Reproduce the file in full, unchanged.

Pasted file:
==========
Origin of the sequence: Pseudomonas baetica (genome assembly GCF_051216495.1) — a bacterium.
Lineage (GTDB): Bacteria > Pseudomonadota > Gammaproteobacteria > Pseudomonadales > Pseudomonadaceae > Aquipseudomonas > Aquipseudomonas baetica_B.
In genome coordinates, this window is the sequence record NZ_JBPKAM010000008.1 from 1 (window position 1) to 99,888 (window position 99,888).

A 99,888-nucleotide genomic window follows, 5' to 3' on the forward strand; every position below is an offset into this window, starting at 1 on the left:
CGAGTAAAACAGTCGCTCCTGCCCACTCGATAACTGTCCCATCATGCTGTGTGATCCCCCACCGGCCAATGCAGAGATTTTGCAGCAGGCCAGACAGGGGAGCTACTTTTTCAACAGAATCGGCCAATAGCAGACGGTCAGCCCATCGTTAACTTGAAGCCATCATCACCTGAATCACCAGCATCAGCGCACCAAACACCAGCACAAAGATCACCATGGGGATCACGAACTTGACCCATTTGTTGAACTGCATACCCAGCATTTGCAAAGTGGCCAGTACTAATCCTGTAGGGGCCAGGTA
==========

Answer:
Origin of the sequence: Pseudomonas baetica (genome assembly GCF_051216495.1) — a bacterium.
Lineage (GTDB): Bacteria > Pseudomonadota > Gammaproteobacteria > Pseudomonadales > Pseudomonadaceae > Aquipseudomonas > Aquipseudomonas baetica_B.
In genome coordinates, this window is the sequence record NZ_JBPKAM010000008.1 from 1 (window position 1) to 99,888 (window position 99,888).

A 99,888-nucleotide genomic window follows, 5' to 3' on the forward strand; every position below is an offset into this window, starting at 1 on the left:
CGAGTAAAACAGTCGCTCCTGCCCACTCGATAACTGTCCCATCATGCTGTGTGATCCCCCACCGGCCAATGCAGAGATTTTGCAGCAGGCCAGACAGGGGAGCTACTTTTTCAACAGAATCGGCCAATAGCAGACGGTCAGCCCATCGTTAACTTGAAGCCATCATCACCTGAATCACCAGCATCAGCGCACCAAACACCAGCACAAAGATCACCATGGGGATCACGAACTTGACCCATTTGTTGAACTGCATACCCAGCATTTGCAAAGTGGCCAGTACTAATCCTGTAGGGGCCAGGTA